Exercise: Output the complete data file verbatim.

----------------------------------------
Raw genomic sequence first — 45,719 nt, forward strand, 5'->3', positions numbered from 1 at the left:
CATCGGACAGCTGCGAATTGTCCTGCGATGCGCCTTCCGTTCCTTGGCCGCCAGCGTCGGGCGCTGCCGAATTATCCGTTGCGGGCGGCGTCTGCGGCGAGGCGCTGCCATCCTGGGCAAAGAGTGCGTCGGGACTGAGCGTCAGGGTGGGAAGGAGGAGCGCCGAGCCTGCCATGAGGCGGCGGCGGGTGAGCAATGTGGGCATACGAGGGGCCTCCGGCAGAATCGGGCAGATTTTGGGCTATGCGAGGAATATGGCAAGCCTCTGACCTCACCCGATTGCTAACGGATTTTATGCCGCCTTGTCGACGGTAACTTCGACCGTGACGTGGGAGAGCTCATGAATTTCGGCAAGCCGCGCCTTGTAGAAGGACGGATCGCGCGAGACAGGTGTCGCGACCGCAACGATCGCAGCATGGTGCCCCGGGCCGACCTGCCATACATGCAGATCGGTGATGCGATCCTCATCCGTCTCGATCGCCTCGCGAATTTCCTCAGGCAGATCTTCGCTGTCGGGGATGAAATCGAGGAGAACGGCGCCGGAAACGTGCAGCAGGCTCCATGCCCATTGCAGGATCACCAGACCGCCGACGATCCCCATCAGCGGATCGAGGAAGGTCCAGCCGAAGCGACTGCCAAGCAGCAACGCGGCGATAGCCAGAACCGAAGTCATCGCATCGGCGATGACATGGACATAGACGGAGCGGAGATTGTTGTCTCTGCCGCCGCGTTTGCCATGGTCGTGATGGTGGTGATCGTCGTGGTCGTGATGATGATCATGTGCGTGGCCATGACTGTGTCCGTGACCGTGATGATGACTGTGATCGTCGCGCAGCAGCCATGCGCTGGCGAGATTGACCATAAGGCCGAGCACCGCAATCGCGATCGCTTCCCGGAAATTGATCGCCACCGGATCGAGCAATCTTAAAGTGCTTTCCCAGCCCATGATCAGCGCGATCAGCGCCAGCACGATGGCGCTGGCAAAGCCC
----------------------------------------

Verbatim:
Raw genomic sequence first — 45,719 nt, forward strand, 5'->3', positions numbered from 1 at the left:
CATCGGACAGCTGCGAATTGTCCTGCGATGCGCCTTCCGTTCCTTGGCCGCCAGCGTCGGGCGCTGCCGAATTATCCGTTGCGGGCGGCGTCTGCGGCGAGGCGCTGCCATCCTGGGCAAAGAGTGCGTCGGGACTGAGCGTCAGGGTGGGAAGGAGGAGCGCCGAGCCTGCCATGAGGCGGCGGCGGGTGAGCAATGTGGGCATACGAGGGGCCTCCGGCAGAATCGGGCAGATTTTGGGCTATGCGAGGAATATGGCAAGCCTCTGACCTCACCCGATTGCTAACGGATTTTATGCCGCCTTGTCGACGGTAACTTCGACCGTGACGTGGGAGAGCTCATGAATTTCGGCAAGCCGCGCCTTGTAGAAGGACGGATCGCGCGAGACAGGTGTCGCGACCGCAACGATCGCAGCATGGTGCCCCGGGCCGACCTGCCATACATGCAGATCGGTGATGCGATCCTCATCCGTCTCGATCGCCTCGCGAATTTCCTCAGGCAGATCTTCGCTGTCGGGGATGAAATCGAGGAGAACGGCGCCGGAAACGTGCAGCAGGCTCCATGCCCATTGCAGGATCACCAGACCGCCGACGATCCCCATCAGCGGATCGAGGAAGGTCCAGCCGAAGCGACTGCCAAGCAGCAACGCGGCGATAGCCAGAACCGAAGTCATCGCATCGGCGATGACATGGACATAGACGGAGCGGAGATTGTTGTCTCTGCCGCCGCGTTTGCCATGGTCGTGATGGTGGTGATCGTCGTGGTCGTGATGATGATCATGTGCGTGGCCATGACTGTGTCCGTGACCGTGATGATGACTGTGATCGTCGCGCAGCAGCCATGCGCTGGCGAGATTGACCATAAGGCCGAGCACCGCAATCGCGATCGCTTCCCGGAAATTGATCGCCACCGGATCGAGCAATCTTAAAGTGCTTTCCCAGCCCATGATCAGCGCGATCAGCGCCAGCACGATGGCGCTGGCAAAGCCC